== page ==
In many cases, they can often get the best deals as well.
38. Set guidelines ahead of time when traveling with friends
Taking a couples trip or grabbing the ladies for a girl’s weekend or exotic bachelorette party? Make sure you’re on the same page when it comes to budgets and group activities.Everyone is taking time out of their schedules and money out of their pockets, so you need to chill out when it comes to planning everything together or demanding everyone chip in equally on an expensive restaurant that you chose without running it by the group.
And be honest – allowing other people the same courtesy – when you need a moment to yourself. Constant companionship can get a little overwhelming for introverts or even just someone who wants to finish their book before heading off to the next planned activity.
Chill out and let everyone enjoy themselves.
39. Don’t let work ruin your vacation
Some of us need to bring some work on vacation or at least be available on e-mail. It’s just a fact of life.But make sure you’re setting boundaries when it comes to how much of your vacation you devote to work.
Put a vacation notification on your e-mail (but don’t give away too much info – just say you’ll be out of the office, unable to respond promptly, and give someone a contact who can help them out) and let your colleagues know that they might have to wing some things on their own once in a while.
You’re going to be a much better boss or employee if you truly get to break away for a few days every now and then.
40. Rent a wifi hotspot
If you’re out and about and need your phone to check out restaurants or get directions, a lack of wifi can really inconvenience you.Try renting a wifi hotspot for your trip so you’re never without connectivity when you need it.
Even in places with free wifi, you’ll be competing with everyone else for a signal – and that can get intense with certain apps.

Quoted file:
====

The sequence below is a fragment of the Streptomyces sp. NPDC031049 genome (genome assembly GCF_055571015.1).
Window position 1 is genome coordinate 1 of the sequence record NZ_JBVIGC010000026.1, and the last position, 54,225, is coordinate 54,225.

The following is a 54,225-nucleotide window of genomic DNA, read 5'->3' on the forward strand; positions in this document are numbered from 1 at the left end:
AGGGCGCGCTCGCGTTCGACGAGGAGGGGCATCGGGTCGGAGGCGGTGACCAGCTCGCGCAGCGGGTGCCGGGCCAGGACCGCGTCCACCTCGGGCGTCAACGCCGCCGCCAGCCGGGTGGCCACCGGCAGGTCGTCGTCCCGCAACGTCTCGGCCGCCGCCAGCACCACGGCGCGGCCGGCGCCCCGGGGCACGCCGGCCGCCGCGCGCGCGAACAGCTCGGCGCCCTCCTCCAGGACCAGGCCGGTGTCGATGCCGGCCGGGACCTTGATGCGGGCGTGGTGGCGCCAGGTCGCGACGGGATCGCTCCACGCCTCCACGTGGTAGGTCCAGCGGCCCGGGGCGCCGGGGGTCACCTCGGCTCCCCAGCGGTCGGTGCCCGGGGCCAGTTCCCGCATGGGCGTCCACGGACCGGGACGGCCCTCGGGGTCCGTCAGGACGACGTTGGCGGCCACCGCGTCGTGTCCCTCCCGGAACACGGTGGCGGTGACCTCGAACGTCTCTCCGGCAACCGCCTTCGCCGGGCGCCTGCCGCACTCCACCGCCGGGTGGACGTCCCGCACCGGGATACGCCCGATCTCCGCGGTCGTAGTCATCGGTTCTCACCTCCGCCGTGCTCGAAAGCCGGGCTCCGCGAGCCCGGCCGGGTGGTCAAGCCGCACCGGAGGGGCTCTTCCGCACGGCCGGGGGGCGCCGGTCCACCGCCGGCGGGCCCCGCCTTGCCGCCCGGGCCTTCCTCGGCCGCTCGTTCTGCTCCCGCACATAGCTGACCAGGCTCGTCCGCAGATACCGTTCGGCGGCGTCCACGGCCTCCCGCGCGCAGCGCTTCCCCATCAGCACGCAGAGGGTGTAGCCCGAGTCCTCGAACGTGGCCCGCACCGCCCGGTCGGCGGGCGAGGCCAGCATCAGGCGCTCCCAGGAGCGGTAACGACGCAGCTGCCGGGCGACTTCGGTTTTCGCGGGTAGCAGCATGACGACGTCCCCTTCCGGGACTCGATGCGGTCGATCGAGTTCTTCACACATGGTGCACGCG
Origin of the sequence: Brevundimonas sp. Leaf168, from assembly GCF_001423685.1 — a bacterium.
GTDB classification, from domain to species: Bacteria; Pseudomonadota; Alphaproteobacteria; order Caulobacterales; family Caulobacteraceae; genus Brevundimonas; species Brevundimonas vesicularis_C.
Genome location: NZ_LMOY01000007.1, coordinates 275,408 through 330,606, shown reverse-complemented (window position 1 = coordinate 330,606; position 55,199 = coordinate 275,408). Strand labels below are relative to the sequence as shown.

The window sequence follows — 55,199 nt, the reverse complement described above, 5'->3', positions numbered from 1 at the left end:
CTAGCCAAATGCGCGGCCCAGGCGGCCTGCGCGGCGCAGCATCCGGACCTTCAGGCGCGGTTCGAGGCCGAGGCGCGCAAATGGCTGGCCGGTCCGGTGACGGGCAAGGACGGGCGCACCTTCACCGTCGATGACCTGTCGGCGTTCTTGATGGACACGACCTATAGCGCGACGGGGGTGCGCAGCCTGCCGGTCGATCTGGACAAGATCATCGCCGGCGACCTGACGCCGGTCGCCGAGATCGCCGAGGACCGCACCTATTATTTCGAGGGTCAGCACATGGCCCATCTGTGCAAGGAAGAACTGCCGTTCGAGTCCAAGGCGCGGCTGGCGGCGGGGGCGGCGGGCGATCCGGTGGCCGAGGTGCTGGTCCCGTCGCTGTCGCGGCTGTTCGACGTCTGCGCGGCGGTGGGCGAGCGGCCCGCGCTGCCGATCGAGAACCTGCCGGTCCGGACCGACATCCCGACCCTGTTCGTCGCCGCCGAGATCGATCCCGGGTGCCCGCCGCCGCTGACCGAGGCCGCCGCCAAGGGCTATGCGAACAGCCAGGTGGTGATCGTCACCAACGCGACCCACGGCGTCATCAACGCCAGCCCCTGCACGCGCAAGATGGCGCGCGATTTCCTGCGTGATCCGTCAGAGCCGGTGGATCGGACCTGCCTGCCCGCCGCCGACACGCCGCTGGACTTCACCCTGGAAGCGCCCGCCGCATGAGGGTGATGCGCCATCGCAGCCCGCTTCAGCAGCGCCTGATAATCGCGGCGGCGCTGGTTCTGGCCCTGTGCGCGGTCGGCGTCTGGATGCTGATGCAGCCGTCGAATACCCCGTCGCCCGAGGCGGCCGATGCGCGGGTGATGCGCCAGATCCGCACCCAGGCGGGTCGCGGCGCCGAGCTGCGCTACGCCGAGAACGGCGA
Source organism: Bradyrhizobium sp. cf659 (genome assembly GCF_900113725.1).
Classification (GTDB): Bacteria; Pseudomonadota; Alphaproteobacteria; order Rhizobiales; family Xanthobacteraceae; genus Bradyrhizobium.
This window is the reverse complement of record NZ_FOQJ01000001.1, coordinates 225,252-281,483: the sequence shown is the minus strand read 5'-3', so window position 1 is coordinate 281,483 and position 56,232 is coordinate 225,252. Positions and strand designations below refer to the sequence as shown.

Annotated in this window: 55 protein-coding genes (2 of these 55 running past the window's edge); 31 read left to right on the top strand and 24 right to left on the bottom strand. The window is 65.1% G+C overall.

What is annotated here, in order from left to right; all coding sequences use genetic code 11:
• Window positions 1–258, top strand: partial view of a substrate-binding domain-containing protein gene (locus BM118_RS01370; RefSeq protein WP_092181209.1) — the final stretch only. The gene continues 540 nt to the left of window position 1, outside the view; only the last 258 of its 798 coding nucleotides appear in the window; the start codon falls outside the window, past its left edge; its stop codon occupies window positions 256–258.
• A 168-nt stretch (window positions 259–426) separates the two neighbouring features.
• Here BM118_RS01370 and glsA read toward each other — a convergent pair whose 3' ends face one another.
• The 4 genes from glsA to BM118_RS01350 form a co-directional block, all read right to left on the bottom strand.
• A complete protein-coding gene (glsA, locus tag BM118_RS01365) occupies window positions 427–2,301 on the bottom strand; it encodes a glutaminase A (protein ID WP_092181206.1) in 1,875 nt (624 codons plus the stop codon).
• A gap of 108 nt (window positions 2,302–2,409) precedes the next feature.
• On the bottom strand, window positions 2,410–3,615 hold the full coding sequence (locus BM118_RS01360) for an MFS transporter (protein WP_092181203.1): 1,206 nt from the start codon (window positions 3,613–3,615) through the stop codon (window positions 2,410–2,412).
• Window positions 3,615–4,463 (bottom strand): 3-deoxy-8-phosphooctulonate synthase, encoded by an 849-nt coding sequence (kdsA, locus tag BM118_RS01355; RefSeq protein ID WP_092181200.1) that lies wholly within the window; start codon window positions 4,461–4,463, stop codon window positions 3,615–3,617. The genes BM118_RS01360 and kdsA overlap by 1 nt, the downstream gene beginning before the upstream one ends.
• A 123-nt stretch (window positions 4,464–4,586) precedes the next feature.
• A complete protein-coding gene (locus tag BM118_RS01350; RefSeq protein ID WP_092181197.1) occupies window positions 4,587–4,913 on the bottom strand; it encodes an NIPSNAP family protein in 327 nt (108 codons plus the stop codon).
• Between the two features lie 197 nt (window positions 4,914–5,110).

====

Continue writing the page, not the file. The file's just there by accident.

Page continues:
You’ll need to make sure it’s charged, but renting one of these little guys is only about $10/day – a small price to pay for sanity.
41. Employ some packing hacks
There are lots of great tricks you can use to make the most out of your suitcase or backpack space.The more time you spend carefully rolling clothing or layering it up and folding it into the center, the fewer bags you’ll need to bring, the less time you’ll spend steaming out wrinkles, and the more room you’ll have for that spare pair of shoes or souvenir on the way home.
42. Never check the bag with your essentials
If your flight is delayed or your luggage lost, you don’t want the things you need in a checked bag.Make sure you have a few days worth of medication and your valuables in your carry-on bag. Most other things can be repurchased easily. But some medications aren’t carried in other countries, so you want to have it on you in case of an emergency.
You’ll also need to make sure your carry-on will fit in overhead bins on smaller planes, so save it just for emergency supplies so you can keep it small.
43. Know the new booze rules
Most people stock up on tiny travel size bottles of booze for their journeys, especially if they’re the anxious type.But new guidelines warn passengers that they’re not allowed to consume personal alcohol on flights any longer.
Don’t risk it in this case – causing problems on an airplane is next level trouble these days and you’re sure to be detained after your flight (or kicked off altogether) if you’re a nuisance to airline staff.
Besides, you’re going to feel better anyway if you stay hydrated!
44. Never pass up a chance to use the bathroom